An Bakkes was only 34-years-old when she was first diagnosed with stage-4 metastatic cancer, while pregnant with her first child, a boy. Little did she know this would not be her only battle with cancer.
The shock of the diagnosis was one that her doctor couldn’t bear to give her when he first found out.
He had postponed her appointment until the end of the weekend because he didn’t know how to tell a pregnant woman she had stage-4 cancer.
Ms Bakkes, from Durbanville, went through the remaining months of her pregnancy and gave birth to a healthy baby boy, Luca, 27 weeks later at Kingsbury Hospital.
It was a huge relief to her and her family that he was born cancer-free.
“When I was diagnosed with cancer, I was scared all the time,” said Ms Bakkes. “I was anxious and terrified and worried. I’m a control freak, and this diagnosis took all of the control out of my hands,” she said.
But her journey had only just begun. Two years later, just when she found out she was pregnant with her second child, her cancer resurfaced.
“It was as if I was watching my own movie, again,” she said. “I can still remember the absolute shock I felt. How I sat and waited for blood test results while the rest of the world carried on as normal. Living with cancer was one of the hardest things I’ve ever done.”
Because Ms Bakkes was pregnant when she received both her diagnoses, she could not receive any cancer treatment while she carried both Luca and Emma to term.
So, while she was pregnant, the cancer was removed through a series of skin scrapes and surgical operations at Cancercare’s Constantiaberg unit.
Throughout her second pregnancy and the arduous cancer treatments she received, Ms Bakkes’ husband, Tiaan, and her friends provided her with incredible support.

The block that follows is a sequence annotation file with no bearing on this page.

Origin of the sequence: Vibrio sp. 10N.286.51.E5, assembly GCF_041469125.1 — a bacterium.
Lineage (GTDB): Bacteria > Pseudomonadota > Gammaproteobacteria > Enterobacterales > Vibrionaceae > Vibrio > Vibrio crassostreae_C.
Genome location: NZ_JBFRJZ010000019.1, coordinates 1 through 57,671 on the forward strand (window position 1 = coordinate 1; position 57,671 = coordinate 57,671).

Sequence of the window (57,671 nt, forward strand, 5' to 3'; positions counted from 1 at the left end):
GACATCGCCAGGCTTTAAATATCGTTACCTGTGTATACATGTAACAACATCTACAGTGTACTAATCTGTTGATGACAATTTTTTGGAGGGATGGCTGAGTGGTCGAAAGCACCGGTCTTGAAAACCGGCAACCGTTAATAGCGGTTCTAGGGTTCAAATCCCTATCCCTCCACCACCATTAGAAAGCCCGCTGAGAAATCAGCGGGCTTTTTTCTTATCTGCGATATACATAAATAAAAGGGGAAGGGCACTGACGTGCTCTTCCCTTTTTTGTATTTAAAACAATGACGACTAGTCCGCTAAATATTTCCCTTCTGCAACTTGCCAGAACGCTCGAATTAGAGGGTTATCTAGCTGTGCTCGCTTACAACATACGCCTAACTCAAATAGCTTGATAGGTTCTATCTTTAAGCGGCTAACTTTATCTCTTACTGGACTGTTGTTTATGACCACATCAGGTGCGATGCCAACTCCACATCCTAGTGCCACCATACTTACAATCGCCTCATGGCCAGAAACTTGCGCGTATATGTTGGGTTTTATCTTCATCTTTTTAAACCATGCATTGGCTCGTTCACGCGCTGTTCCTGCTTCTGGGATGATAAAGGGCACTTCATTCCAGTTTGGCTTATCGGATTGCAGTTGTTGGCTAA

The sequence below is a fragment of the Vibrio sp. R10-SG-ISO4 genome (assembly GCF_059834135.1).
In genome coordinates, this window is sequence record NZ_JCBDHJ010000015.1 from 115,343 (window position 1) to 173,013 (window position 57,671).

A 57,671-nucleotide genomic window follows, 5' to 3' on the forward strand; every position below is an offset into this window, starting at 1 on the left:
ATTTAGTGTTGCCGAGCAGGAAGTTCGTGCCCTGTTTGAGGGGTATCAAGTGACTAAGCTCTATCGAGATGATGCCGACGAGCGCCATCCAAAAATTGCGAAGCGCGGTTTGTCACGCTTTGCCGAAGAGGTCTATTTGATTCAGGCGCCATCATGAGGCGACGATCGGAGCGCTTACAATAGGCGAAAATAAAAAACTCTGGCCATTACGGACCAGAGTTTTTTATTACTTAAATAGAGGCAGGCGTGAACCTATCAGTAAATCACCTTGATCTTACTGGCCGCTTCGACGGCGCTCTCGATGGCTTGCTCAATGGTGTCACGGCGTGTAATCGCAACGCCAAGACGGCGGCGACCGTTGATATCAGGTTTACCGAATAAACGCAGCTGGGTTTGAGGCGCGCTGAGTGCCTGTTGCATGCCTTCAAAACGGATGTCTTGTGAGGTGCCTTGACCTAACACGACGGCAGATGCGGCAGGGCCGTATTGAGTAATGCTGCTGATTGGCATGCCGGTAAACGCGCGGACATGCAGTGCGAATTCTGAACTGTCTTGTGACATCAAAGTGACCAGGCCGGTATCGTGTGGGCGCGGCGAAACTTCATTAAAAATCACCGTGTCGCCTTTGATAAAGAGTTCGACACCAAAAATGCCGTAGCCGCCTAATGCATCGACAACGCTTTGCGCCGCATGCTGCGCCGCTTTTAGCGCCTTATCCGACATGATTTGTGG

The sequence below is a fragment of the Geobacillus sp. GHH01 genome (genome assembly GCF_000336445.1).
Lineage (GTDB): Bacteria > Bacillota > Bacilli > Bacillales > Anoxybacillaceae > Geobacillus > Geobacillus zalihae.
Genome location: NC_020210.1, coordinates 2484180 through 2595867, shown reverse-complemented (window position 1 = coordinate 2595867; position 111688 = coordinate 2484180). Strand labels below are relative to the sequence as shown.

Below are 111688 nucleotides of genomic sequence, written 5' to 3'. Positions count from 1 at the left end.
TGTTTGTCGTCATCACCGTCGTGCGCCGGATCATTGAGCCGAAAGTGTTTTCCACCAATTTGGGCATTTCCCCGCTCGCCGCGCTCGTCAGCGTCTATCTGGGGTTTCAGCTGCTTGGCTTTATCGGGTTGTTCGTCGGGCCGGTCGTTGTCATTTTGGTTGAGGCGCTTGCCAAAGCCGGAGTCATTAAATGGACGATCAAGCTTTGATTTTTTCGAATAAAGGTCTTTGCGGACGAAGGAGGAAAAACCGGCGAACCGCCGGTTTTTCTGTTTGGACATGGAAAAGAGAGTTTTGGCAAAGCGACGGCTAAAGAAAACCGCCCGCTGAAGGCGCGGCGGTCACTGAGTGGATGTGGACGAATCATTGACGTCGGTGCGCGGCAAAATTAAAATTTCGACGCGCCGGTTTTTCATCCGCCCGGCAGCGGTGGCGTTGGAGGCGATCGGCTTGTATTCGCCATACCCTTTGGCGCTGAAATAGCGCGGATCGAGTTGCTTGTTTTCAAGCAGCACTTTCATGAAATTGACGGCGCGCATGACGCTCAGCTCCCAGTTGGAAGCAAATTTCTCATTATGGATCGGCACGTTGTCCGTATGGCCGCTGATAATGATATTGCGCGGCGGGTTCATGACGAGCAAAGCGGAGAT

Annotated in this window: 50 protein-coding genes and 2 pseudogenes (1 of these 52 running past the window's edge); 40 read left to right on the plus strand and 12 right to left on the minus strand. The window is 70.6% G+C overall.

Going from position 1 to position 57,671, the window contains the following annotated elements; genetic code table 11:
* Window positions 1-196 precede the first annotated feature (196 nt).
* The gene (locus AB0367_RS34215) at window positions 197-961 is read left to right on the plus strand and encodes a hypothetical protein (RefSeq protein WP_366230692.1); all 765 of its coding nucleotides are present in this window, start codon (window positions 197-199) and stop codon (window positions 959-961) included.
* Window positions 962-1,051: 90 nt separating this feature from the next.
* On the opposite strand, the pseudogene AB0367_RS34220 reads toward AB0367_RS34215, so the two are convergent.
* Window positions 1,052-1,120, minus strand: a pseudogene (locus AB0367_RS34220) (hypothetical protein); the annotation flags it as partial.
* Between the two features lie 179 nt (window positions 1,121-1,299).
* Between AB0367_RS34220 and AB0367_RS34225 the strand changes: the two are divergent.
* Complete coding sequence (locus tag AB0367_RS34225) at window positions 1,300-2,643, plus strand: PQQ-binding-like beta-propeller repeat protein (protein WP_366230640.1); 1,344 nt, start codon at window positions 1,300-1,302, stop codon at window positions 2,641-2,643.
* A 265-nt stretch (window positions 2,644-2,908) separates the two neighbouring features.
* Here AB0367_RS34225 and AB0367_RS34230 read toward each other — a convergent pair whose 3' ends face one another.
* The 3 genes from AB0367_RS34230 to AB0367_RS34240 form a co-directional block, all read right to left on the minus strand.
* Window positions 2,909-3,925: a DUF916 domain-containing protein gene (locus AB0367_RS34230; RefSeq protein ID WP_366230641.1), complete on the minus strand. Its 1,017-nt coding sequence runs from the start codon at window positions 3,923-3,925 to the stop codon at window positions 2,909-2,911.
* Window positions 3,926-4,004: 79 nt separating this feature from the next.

They were there through every moment and every part of the ordeal, and they shared her joy when baby Emma was born, also cancer-free.
“The same nursing sister had supported me through Luca’s birth and she was there for me again with Emma,” said Ms Bakkes. “We were all so happy to hear the news that both my children weren’t touched by my cancer.”
Throughout both her cancer ordeals, Ms Bakkes battled with anxiety and fear. Understandable emotions considering what she was going through and the terrible timing of each diagnosis. But instead of enduring her anxiety, she decided to develop a model that would help other people to live with their fear.
“During my second cancer diagnosis, I did my MPhil in Business Coaching and used anxiety as the theme for my thesis,” she said.
“I had survived cancer twice and learned so much through this journey that it was important for me to share my learnings with other people who could benefit from it.”
Ms Bakkes wrote a book, Embracing Anxiety: Coming back with hope, which details her cancer story and provides others with tools and insights to help them overcome their own fears.
Every chapter is designed to provide practical examples that help readers to face their fears and anxieties in their daily lives.
On Saturday April 7, Ms Bakkes will be celebrating her seventh year cancer free.
When Emma was three months old, the last cancer was removed from her body and she has remained clear ever since.
Her story is the very definition of hope. She overcame huge obstacles to be where she is today, and she is incredibly grateful.
“Cancer is not a death sentence. You must find hope in every situation and be grateful for everything you have. My research has shown that people who live a life of gratitude and grace have a 75% chance of healing completely,” said Ms Bakkes.
Today she is grateful for her two healthy children, a new life, a fresh understanding of cancer and its impact on other people’s lives, her husband and family, and her ability to use her story to help others overcome their fears.
“I remember holding Emma in my hands, looking at her and wondering how I was going to overcome this second round of cancer, when Luca came running into the ward. He wasn’t supposed to be there. But in he ran, with joy all over his face, and I knew in that moment that he also brought hope. My healthy two-year old son brought me the hope I needed to keep going,” said Ms Bakkes.